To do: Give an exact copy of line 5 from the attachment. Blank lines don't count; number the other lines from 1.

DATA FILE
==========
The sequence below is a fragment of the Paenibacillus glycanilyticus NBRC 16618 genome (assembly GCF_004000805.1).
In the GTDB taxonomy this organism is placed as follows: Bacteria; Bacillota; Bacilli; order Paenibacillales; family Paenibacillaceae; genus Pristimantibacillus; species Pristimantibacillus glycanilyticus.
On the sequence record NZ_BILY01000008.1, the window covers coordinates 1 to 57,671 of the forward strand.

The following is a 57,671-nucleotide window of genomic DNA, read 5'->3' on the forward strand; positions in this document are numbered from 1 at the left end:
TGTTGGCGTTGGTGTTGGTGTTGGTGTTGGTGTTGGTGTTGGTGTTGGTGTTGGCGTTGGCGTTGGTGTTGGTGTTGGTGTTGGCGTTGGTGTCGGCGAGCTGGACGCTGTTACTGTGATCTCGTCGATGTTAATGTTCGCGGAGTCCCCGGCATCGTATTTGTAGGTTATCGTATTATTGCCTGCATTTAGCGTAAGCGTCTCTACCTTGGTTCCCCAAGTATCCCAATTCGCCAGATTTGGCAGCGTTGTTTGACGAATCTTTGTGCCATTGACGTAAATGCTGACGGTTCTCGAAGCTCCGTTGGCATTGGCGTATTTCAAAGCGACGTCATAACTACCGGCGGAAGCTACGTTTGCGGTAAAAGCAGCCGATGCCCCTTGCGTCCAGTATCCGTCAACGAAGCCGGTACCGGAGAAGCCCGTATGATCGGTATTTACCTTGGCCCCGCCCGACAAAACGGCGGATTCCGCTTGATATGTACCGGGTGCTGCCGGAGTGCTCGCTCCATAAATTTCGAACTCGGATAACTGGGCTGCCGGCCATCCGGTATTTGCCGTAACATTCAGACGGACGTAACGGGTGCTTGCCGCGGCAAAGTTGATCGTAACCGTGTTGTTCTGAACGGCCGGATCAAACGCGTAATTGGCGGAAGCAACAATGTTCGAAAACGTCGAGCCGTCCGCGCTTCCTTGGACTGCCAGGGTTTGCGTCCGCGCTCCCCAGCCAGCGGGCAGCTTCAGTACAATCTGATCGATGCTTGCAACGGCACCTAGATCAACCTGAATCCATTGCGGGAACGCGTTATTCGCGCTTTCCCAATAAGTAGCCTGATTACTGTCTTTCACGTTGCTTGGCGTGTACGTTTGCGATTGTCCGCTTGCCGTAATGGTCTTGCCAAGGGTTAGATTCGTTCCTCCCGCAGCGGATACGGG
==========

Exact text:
TGTTGGCGTTGGTGTTGGTGTTGGTGTTGGTGTTGGTGTTGGTGTTGGTGTTGGCGTTGGCGTTGGTGTTGGTGTTGGTGTTGGCGTTGGTGTCGGCGAGCTGGACGCTGTTACTGTGATCTCGTCGATGTTAATGTTCGCGGAGTCCCCGGCATCGTATTTGTAGGTTATCGTATTATTGCCTGCATTTAGCGTAAGCGTCTCTACCTTGGTTCCCCAAGTATCCCAATTCGCCAGATTTGGCAGCGTTGTTTGACGAATCTTTGTGCCATTGACGTAAATGCTGACGGTTCTCGAAGCTCCGTTGGCATTGGCGTATTTCAAAGCGACGTCATAACTACCGGCGGAAGCTACGTTTGCGGTAAAAGCAGCCGATGCCCCTTGCGTCCAGTATCCGTCAACGAAGCCGGTACCGGAGAAGCCCGTATGATCGGTATTTACCTTGGCCCCGCCCGACAAAACGGCGGATTCCGCTTGATATGTACCGGGTGCTGCCGGAGTGCTCGCTCCATAAATTTCGAACTCGGATAACTGGGCTGCCGGCCATCCGGTATTTGCCGTAACATTCAGACGGACGTAACGGGTGCTTGCCGCGGCAAAGTTGATCGTAACCGTGTTGTTCTGAACGGCCGGATCAAACGCGTAATTGGCGGAAGCAACAATGTTCGAAAACGTCGAGCCGTCCGCGCTTCCTTGGACTGCCAGGGTTTGCGTCCGCGCTCCCCAGCCAGCGGGCAGCTTCAGTACAATCTGATCGATGCTTGCAACGGCACCTAGATCAACCTGAATCCATTGCGGGAACGCGTTATTCGCGCTTTCCCAATAAGTAGCCTGATTACTGTCTTTCACGTTGCTTGGCGTGTACGTTTGCGATTGTCCGCTTGCCGTAATGGTCTTGCCAAGGGTTAGATTCGTTCCTCCCGCAGCGGATACGGG